Spielman would have one final crack at Michigan. But five days before The Game in '87 Buckeyes coach Earle Bruce was fired. ( Bruce won 81 of his 108 games at Ohio State; his greatest sin was that he followed a legend.) As a consolation Bruce was allowed to coach the team against Michigan. Donning EARLE headbands, the Buckeyes upset Michigan 23-20, then bore the man off the field on their shoulders.
"I can still see the smile on his face," Spielman recalls. "What a way to go."
Bruce's successor, John Cooper, was, likewise, a fine coach—but one who hears The Victors in his nightmares. In 13 tries against Michigan, Coop won twice and was axed after the 2000 season.
That opened the door for Jim Tressel, who righted the ship in Columbus, winning six of seven against Big Blue and, in so doing, pointing the gentlemanly Lloyd Carr on the downward trajectory that ended with his resignation in 2007. Tressel's Buckeyes renaissance was in full flower in '06, which gave the nation's most memorable rivalry one of its most memorable games.
THE 2006 EDITION OF THE GAME, QUITE simply, couldn't have been any bigger. It was a One versus Two matchup doubling as the Big Ten title game and a play-in to the national championship. And that was before the single most beloved figure in the 130-year history of Michigan football died the day before the game.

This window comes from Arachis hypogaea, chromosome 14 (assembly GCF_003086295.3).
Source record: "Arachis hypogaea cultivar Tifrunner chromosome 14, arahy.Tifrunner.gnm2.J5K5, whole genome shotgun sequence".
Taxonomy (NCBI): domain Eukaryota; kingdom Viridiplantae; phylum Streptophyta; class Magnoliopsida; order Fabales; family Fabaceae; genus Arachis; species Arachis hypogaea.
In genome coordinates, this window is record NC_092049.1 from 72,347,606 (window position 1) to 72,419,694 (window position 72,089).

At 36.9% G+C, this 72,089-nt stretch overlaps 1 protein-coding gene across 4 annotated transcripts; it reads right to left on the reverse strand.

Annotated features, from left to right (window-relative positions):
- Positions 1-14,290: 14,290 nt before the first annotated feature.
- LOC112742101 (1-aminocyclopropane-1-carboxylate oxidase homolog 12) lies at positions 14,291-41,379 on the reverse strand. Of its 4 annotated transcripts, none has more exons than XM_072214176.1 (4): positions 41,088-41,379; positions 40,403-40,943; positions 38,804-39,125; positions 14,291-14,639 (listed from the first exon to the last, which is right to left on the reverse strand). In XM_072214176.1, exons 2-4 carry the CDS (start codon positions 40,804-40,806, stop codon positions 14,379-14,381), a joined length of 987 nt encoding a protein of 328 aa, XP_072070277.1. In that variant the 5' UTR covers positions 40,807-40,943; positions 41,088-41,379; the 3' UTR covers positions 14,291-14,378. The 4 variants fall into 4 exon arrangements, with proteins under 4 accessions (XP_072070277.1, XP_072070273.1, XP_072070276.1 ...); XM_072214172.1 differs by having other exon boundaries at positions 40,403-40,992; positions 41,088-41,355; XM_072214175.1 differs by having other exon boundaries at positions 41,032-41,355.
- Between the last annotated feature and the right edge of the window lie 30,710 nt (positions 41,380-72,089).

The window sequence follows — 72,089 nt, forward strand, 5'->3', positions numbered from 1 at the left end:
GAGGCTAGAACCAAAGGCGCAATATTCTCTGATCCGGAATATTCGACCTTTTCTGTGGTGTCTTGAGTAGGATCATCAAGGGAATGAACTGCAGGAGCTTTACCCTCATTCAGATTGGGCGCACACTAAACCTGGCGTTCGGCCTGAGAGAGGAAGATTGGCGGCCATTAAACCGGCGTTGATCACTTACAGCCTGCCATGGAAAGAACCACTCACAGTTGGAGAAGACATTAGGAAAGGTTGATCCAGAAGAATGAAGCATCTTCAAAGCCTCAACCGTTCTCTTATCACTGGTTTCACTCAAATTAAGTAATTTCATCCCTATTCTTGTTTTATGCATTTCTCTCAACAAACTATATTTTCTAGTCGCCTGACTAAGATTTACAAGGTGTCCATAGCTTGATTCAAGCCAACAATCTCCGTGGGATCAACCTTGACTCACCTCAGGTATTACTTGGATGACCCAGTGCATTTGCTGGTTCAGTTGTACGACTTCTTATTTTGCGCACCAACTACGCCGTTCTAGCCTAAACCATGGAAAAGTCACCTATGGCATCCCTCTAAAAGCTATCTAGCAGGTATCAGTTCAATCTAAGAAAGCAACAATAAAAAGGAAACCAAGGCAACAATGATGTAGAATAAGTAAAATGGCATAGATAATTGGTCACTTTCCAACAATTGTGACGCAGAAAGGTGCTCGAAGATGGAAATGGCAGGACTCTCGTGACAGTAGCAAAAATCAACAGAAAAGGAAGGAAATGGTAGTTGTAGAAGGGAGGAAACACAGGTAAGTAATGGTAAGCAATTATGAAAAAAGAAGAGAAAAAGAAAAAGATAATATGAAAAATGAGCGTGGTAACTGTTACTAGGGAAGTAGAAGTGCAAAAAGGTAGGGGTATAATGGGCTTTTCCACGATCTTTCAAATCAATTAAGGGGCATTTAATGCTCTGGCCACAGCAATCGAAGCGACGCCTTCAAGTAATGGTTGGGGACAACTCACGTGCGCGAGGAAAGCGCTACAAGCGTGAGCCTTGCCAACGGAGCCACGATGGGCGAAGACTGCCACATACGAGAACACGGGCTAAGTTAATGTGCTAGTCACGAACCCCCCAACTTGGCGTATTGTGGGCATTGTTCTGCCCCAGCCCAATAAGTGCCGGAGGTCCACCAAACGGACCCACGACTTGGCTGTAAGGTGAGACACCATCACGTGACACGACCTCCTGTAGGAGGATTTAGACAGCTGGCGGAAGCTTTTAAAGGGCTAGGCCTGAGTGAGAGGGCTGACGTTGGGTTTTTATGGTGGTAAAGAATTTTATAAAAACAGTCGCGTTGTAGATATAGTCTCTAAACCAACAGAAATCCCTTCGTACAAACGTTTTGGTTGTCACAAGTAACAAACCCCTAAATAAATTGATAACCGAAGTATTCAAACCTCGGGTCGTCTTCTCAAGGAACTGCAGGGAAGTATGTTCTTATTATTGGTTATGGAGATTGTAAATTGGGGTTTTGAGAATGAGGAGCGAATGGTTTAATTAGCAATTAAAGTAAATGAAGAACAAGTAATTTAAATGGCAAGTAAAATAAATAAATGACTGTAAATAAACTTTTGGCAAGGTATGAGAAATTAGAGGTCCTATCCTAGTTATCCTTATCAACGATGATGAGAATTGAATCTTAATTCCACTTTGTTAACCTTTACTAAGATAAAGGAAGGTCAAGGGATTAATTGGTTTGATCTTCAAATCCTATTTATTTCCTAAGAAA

After arriving at WXYZ-TV in Southfield, Mich., to tape his weekly show, Schembechler excused himself to go to the restroom, which is where a colleague found him, facedown and unconscious, shortly after 9 a.m. He was pronounced dead at 11:42 a.m.
He and Hayes, who preceded him in death by 19 years, had turned this game into The Game. The passing of Bo gave new meaning to a Saturday that the media had dubbed Judgment Day.
The internal conflict within Buckeyes nation to pay its respects to the legend wrong-footed some Ohio State fans, who are in the habit of decanting anti-Wolverines bile this time of year—so much so that the Michigan dean of students found it necessary, the week before The Game, to e-mail the student body, warning of the dangers of traveling to Columbus. It was a memo modeled after one of those State Department-issued travel advisories for people thinking of going to Kyrgyzstan or the Democratic Republic of Congo.
Among the dean's suggestions to help students "stay safe":
Try carpooling to the game; if possible, drive a car with non-Michigan license plates.